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Estimating rainfall erosivity from daily precipitation records: a comparison among methods using data from the Ebro Basin (NE Spain)

AuthorsAngulo-Martínez, Marta ; Beguería, Santiago
Keywordsrainfall erosivity
RUSLE R factor
daily rainfall erosivity models
modified Fournier index
Ebro basin
NE Spain
Issue Date28-Sep-2009
CitationAngulo-Martínez M, Beguería S. Estimating rainfall erosivity from daily precipitation records: a comparison among methods using data from the Ebro Basin (NE Spain). Journal of Hydrology 379 (1-2): 111-121 (2009)
AbstractAmong the major factors controlling soil erosion, as vegetation cover or soil erodibility, rainfall erosivity has a paramount importance since it is difficult to predict and control by humans. Accurate estimation of rainfall erosivity requires continuous rainfall data; however, such data rarely demonstrate good spatial and temporal coverage. Daily weather records are now commonly available, providing good coverage that better represents rainfall intensity behavior than do more aggregated rainfall data. In the present study annual rainfall erosivity was estimated from daily rainfall records, and compared to data obtained employing the RUSLE R factor procedure. A spatially-dense precipitation database of high temporal resolution (15 min) was used. Two methodologies were applied: (i) daily rainfall erosivity estimated using several parametric models, and, (ii) annual rainfall erosivity estimated by regression-based techniques employing several intensity precipitation indices and the modified Fournier index. To determine the accuracy of estimates, several goodness-of-fit and error statistics were computed in addition to a spatial distribution comparison. The daily rainfall erosivity models accurately predicted annual rainfall erosivity. Parametric models with few combined parameters and a periodic function simulating intra-annual rainfall behavior provided the best results. Where daily rainfall records were not available, good estimates of annual rainfall erosivity were also obtained using regression-based techniques based on 5-day maximum precipitation events, the maximum wet spell duration, and the ratio between the lengths of average wet and dry spells. Inherent limitations remain in the use of daily weather records for estimating rainfall erosivity. Future research should focus on incorporating measures of natural rainfall properties of the particular region, including kinetic energy and intensity, and their effects on the soil.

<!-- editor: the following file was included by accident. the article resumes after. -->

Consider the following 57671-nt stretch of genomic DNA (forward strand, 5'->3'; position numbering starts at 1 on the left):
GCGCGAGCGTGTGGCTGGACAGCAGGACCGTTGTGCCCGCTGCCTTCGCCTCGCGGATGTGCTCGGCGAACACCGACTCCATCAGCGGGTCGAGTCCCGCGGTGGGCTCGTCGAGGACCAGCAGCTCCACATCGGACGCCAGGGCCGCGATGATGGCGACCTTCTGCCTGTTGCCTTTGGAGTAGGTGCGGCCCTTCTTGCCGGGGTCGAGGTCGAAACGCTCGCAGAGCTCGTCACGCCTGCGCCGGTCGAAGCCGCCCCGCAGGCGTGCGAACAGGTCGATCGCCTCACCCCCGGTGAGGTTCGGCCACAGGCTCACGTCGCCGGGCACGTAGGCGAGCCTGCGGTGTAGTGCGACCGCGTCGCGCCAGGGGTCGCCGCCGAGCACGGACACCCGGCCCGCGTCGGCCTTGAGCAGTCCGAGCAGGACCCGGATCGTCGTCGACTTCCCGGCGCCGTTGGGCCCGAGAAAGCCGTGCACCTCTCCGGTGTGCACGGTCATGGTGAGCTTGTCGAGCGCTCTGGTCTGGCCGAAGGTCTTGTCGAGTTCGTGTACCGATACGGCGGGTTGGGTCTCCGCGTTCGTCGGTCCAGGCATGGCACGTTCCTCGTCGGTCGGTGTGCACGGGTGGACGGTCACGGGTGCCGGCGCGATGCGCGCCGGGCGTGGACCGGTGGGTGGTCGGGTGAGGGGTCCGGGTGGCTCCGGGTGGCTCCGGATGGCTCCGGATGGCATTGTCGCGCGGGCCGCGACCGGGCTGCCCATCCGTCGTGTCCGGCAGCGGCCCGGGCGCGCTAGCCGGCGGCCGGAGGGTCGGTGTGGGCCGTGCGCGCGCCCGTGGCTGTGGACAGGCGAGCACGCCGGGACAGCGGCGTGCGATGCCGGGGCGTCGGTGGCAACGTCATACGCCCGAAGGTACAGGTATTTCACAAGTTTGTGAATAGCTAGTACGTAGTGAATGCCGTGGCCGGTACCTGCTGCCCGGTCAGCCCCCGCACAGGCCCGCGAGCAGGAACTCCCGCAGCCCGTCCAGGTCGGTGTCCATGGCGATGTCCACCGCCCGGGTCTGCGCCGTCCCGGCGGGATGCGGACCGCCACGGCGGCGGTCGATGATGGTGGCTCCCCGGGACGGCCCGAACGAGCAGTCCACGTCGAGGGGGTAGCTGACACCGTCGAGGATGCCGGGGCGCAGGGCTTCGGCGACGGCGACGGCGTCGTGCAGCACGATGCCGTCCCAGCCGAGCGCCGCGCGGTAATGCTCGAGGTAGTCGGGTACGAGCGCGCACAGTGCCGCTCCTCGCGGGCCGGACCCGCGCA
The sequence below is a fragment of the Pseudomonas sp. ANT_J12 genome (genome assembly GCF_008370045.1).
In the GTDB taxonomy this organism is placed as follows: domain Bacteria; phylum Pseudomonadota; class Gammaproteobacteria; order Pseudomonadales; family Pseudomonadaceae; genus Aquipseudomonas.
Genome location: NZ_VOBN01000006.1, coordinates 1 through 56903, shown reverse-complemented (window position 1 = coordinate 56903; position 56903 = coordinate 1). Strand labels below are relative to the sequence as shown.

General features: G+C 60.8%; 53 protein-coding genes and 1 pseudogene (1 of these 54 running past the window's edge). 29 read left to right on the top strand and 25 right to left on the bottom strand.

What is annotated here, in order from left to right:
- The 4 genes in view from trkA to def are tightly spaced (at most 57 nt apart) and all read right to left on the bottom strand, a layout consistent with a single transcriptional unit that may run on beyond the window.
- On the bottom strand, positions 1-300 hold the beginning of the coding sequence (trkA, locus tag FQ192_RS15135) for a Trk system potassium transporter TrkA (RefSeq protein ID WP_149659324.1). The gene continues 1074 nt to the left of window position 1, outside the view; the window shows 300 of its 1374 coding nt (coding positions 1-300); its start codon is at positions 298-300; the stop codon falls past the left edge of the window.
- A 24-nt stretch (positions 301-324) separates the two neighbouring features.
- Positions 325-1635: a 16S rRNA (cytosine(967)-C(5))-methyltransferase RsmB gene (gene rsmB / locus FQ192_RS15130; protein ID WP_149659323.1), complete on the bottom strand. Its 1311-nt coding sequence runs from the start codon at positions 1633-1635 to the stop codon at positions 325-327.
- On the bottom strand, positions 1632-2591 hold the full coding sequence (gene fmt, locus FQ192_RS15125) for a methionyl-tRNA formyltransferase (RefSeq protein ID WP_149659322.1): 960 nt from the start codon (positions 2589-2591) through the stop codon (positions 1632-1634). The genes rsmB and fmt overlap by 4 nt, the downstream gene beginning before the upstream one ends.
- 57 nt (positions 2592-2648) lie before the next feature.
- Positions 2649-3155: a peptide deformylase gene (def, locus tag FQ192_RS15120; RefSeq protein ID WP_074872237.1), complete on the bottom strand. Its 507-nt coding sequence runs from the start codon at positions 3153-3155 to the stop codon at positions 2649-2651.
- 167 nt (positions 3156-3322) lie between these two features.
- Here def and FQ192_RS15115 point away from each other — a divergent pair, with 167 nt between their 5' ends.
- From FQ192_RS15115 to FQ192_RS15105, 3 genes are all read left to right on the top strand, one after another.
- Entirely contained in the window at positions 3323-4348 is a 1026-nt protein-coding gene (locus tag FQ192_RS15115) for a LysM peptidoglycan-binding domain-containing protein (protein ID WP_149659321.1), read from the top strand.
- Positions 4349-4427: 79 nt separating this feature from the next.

Publisher version (URL)http://dx.doi.org/10.1016/j.jhydrol.2009.09.051
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